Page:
I can’t stop thinking about birth. I suppose it’s normal for where I am right now: four days past my due date, the magic day in all previous pregnancies during which I met my long-awaited babies.
Jones was due on March 16th, and my doc induced my 4cm-dilated-for-weeks body by breaking my waters in the hospital at 1p on March 20th. Contractions began at 3p, skipping over early labor straight in the hard work of active labor. I was shocked, assuming that things would begin slowly and I would have time to adjust to the rhythm of labor before intense concentration would be required. It wasn’t so. I remember wishing the nurses would leave me alone and quit coming into the room to ask me questions. I had the urge to push around 9:00p, but because I hadn’t hit that “magic 10” mark, they wouldn’t let me, so I labored for 45 minutes, trying to keep a baby in that wanted to come out. When I did finally get to 10cm at 9:45p, I had no urge to push but they told me I needed to because I was almost done. I couldn’t get the hang of it, and Jones didn’t make his entrance into the world until 11:45p. I will NEVER forget those two hours of pushing, nor the feelings of being messed with or told that textbook lessons should overrule my bodily instincts. I knew I didn’t want to do it that way again. Still, it was a relatively short labor for a first-time mom, active labor to birth: 8 hours.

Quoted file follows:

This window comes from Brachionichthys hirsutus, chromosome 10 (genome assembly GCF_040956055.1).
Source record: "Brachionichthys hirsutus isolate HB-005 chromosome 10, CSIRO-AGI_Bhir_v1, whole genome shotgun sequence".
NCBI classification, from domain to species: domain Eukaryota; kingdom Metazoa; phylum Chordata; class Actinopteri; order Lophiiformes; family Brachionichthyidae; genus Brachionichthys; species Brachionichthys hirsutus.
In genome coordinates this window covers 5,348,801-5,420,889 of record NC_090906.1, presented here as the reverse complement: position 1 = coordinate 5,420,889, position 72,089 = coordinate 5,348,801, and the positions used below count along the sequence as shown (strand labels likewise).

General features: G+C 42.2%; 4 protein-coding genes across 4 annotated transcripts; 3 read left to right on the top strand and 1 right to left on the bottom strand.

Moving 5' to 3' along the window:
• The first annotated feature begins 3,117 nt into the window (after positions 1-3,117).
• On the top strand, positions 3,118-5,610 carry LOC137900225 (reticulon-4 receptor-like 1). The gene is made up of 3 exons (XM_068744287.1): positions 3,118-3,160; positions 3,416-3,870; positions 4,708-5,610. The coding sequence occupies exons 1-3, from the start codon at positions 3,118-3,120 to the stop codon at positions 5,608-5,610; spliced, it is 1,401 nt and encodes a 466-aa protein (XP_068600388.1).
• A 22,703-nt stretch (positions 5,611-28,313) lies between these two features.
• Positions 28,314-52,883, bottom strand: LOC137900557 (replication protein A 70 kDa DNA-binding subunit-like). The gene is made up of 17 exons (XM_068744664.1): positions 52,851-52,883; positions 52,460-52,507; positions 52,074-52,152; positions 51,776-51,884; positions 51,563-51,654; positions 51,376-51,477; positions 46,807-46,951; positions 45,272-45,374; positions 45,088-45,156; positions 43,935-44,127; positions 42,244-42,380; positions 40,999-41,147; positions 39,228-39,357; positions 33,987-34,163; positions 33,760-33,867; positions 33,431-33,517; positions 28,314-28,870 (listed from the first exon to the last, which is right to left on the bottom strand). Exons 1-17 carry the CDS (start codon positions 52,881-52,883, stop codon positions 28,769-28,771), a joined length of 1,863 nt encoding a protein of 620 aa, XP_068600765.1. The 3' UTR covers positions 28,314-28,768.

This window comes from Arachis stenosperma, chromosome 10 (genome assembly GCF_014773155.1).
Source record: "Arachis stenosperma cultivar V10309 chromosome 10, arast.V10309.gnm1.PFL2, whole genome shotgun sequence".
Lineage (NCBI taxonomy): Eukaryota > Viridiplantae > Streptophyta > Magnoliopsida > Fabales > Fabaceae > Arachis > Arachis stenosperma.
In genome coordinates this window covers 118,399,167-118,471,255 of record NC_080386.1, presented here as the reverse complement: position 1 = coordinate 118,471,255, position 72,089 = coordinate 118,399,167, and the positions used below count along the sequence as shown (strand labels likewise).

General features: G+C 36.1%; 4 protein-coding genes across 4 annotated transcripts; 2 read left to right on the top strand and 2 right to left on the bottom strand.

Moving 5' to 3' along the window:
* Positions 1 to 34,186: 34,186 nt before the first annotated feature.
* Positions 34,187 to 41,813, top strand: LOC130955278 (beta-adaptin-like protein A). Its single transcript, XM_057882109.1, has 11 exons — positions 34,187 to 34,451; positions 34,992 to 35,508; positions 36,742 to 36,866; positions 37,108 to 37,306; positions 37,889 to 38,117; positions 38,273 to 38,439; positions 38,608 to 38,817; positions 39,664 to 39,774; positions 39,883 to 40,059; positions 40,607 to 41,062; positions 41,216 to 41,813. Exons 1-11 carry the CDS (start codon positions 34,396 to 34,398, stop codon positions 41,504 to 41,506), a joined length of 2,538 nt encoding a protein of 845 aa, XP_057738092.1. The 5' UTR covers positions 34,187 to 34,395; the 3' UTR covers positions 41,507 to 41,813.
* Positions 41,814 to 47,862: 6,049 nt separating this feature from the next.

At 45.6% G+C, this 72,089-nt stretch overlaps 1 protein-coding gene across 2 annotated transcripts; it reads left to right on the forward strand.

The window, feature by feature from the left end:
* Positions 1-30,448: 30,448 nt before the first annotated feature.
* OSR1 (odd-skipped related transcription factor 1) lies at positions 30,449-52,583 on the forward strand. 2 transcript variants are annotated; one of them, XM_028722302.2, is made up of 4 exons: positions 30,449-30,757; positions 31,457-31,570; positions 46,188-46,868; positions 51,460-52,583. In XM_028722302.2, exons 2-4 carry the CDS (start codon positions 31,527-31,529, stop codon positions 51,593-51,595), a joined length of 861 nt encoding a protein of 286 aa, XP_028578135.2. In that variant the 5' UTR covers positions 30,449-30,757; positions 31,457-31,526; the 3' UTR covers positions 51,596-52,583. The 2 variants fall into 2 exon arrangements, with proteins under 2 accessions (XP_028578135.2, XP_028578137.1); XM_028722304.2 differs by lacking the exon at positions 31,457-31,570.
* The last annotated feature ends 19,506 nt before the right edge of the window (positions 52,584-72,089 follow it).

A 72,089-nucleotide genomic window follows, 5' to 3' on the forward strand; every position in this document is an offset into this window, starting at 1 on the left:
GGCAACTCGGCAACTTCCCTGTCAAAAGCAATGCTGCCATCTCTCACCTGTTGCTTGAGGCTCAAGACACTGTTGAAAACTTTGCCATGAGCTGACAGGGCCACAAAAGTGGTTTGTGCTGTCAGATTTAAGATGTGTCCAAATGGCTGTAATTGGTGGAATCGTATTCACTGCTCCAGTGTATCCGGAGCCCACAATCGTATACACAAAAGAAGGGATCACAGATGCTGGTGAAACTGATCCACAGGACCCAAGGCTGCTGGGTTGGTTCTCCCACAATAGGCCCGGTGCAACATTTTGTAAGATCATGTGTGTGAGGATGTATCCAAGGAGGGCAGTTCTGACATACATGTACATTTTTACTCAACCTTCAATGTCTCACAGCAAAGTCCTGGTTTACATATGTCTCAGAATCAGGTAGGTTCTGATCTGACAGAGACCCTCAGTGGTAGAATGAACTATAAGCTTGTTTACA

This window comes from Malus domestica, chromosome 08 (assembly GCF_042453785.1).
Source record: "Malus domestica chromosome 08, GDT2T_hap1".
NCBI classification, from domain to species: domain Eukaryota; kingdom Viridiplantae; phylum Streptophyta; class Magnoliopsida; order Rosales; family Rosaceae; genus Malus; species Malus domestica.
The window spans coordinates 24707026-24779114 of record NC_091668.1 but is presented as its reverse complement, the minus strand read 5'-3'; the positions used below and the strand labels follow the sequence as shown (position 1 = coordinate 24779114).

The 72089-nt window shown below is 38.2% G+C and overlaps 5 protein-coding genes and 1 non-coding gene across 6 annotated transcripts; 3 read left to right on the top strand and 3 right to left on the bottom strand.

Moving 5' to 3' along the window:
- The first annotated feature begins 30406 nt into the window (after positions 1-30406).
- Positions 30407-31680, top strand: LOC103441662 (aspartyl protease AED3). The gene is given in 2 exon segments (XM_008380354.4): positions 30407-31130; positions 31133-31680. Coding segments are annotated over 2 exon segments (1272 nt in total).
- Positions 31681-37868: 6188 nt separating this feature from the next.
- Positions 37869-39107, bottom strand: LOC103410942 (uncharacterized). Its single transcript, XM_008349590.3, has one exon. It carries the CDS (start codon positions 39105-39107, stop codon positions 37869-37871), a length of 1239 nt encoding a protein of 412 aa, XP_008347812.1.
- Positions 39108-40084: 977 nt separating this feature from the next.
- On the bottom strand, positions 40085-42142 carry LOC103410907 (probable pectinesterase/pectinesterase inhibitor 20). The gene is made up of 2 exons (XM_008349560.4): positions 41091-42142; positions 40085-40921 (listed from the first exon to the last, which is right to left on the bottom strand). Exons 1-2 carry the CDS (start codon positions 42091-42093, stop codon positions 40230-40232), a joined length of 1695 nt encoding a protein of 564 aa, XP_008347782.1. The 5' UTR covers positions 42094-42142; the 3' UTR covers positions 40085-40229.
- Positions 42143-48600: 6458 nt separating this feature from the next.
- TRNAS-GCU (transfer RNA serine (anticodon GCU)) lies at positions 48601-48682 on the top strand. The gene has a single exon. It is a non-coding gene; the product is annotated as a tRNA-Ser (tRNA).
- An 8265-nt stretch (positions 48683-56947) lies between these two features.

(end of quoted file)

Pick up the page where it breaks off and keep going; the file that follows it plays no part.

Ezra was due on October 18, and I woke up on the 22nd with some mild contractions and (TMI, boys) the tell-tale bloody show. Labor didn’t seem much like labor, though. Contractions were uncomfortable, but very manageable, and they puttered out around 3p, despite the walking and activeness I’d kept up throughout the day. I was exhausted, so I napped. No contractions for four hours, which meant discouragement and tears. My midwife told me to come by, so we said we’d stop after we ate dinner. Once we left the house around 7p to eat, contractions started up again, about the same mildness as before. We stopped at 8p, encouraged to maybe be in labor again, and the midwife said we could come stay if it would make us more comfortable. We went home, left our little dude with a friend, and by the time we were back at her house and hour later, I was in that active-labor zone of don’t-touch-me-don’t-talk-to-me-this-is-serious. Ezra was born at 11:45p that night, after an intense 2-plus hours of amazon-woman groans and cries. Luckily, I only had to push 30 minutes with this stocky little guy, and I was so encouraged that my midwife cared more about how I felt and how I sounded in birth, rather than centimeters, dilation, blah blah blah. I think she only checked me once, and when I felt like I had to push, she said, “Go ahead” (in Japanese, of course — she did attempt some hearty “Good-o Job-u” in English, though). Active labor to birth: 2 hours and 45 minutes.